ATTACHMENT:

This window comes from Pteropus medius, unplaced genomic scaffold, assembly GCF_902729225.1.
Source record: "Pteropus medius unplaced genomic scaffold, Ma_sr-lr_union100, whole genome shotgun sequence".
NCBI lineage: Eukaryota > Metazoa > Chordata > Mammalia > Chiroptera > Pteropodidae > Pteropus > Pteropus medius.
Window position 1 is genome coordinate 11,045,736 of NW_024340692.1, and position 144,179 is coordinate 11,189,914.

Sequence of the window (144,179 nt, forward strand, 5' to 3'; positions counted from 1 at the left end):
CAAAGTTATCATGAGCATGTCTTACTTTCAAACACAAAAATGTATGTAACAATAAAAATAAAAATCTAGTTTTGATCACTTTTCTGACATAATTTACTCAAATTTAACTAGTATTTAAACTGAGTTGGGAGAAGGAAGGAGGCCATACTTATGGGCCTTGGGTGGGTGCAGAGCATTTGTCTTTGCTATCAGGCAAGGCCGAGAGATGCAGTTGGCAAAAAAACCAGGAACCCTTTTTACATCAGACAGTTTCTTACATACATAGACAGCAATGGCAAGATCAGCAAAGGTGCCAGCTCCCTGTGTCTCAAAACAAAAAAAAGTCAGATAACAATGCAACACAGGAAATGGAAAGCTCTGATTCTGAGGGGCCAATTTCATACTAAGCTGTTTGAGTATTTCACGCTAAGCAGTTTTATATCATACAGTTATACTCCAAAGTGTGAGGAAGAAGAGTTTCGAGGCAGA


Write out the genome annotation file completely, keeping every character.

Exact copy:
This window comes from Pteropus medius, unplaced genomic scaffold, assembly GCF_902729225.1.
Source record: "Pteropus medius unplaced genomic scaffold, Ma_sr-lr_union100, whole genome shotgun sequence".
NCBI lineage: Eukaryota > Metazoa > Chordata > Mammalia > Chiroptera > Pteropodidae > Pteropus > Pteropus medius.
Window position 1 is genome coordinate 11,045,736 of NW_024340692.1, and position 144,179 is coordinate 11,189,914.

Sequence of the window (144,179 nt, forward strand, 5' to 3'; positions counted from 1 at the left end):
CAAAGTTATCATGAGCATGTCTTACTTTCAAACACAAAAATGTATGTAACAATAAAAATAAAAATCTAGTTTTGATCACTTTTCTGACATAATTTACTCAAATTTAACTAGTATTTAAACTGAGTTGGGAGAAGGAAGGAGGCCATACTTATGGGCCTTGGGTGGGTGCAGAGCATTTGTCTTTGCTATCAGGCAAGGCCGAGAGATGCAGTTGGCAAAAAAACCAGGAACCCTTTTTACATCAGACAGTTTCTTACATACATAGACAGCAATGGCAAGATCAGCAAAGGTGCCAGCTCCCTGTGTCTCAAAACAAAAAAAAGTCAGATAACAATGCAACACAGGAAATGGAAAGCTCTGATTCTGAGGGGCCAATTTCATACTAAGCTGTTTGAGTATTTCACGCTAAGCAGTTTTATATCATACAGTTATACTCCAAAGTGTGAGGAAGAAGAGTTTCGAGGCAGA